I expect the same mandates once wind becomes the flavor of the day.
It’s teh 1996 Act, sorry.
A Township May Not Deny a Special Exception for a Telecommunication Tower without Substantial Evidence, Pursuant to the Telecommunications Act of 1996.
Omnipoint v. Zoning Hearing Board of Pine Grove Township, 181 F.3d 403, (Third Circuit, 1999)
Note: Distinguished by Omnipoint Communications Enterprises v. ZHB of Easttown Twp., 248 F.3d 101
Cross Reference- MPC Section 912.1; Telecommunications Act of 1996
The U.S. Court of Appeals for the Third Circuit affirmed a district court’s decision ordering a zoning board to grant a special exception to a wireless telephone service provider permitting it to construct a telecommunication tower pursuant to the Telecommunications Act of 1996. The Third Circuit Court found that a township zoning board failed to support its denial of the special exception by substantial evidence, in violation of the Act.
Luckily for the US, we have large areas where the wind farms could go without anyone living nearby for miles.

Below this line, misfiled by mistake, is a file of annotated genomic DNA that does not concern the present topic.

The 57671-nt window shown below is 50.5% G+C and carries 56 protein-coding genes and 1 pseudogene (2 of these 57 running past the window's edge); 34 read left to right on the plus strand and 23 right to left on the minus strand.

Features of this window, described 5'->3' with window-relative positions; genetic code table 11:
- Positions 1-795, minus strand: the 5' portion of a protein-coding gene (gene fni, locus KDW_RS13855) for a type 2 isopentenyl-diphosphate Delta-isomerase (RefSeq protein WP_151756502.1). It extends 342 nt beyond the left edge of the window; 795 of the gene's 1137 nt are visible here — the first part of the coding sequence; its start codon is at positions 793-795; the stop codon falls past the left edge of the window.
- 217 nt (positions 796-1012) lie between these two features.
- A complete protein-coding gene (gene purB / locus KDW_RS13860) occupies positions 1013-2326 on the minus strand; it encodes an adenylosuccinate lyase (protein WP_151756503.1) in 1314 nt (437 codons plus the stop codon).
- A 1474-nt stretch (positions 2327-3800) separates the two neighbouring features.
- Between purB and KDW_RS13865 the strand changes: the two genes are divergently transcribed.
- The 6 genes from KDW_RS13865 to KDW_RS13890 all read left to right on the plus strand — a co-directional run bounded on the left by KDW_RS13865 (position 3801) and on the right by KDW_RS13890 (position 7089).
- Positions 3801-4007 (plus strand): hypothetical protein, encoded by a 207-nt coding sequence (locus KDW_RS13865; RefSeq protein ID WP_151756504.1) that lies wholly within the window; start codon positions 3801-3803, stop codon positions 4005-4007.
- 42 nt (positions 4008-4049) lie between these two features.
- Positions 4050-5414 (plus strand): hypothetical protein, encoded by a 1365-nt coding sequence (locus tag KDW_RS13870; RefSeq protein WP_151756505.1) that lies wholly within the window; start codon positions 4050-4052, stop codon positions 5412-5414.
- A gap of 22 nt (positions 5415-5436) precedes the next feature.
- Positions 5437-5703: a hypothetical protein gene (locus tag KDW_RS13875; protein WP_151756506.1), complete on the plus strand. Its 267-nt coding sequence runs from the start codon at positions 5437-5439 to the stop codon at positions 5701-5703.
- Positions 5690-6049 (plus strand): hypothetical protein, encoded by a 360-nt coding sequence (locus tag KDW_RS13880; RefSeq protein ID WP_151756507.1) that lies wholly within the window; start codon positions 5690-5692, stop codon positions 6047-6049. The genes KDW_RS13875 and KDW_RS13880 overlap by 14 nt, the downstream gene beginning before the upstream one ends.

Wind power is but one portion of a large, interlinked, and complex system that would be required to give us the amount of power that we would need. As is per usual with the libs, they demonstrate their lack of scientific expertise by reaching for every gold-colored ring that passes by the political merry-go-round. Folks, none of this is gonna work until we 1) get good, low-cost storage methods, 2) have a reasonable selection of economical, ecological generating methods...e.g., solar, wind, etc. Until then, just think about Obama’s D+ in science (if that loon even scored that high).
I once thought wind would be a great source of energy. I must say I am unimpressed today. The large amounts of land required, the relatively low energy produced, the long term payoff on investment, the short life span of the equipment, leaves me thinking this is a dead end.
I have become more convinced over the years that a key to our energy self-sufficiency is at least partial and in some instances total self-sufficiency for individual homes. Homes that overproduce could actually reduce draw on the grid.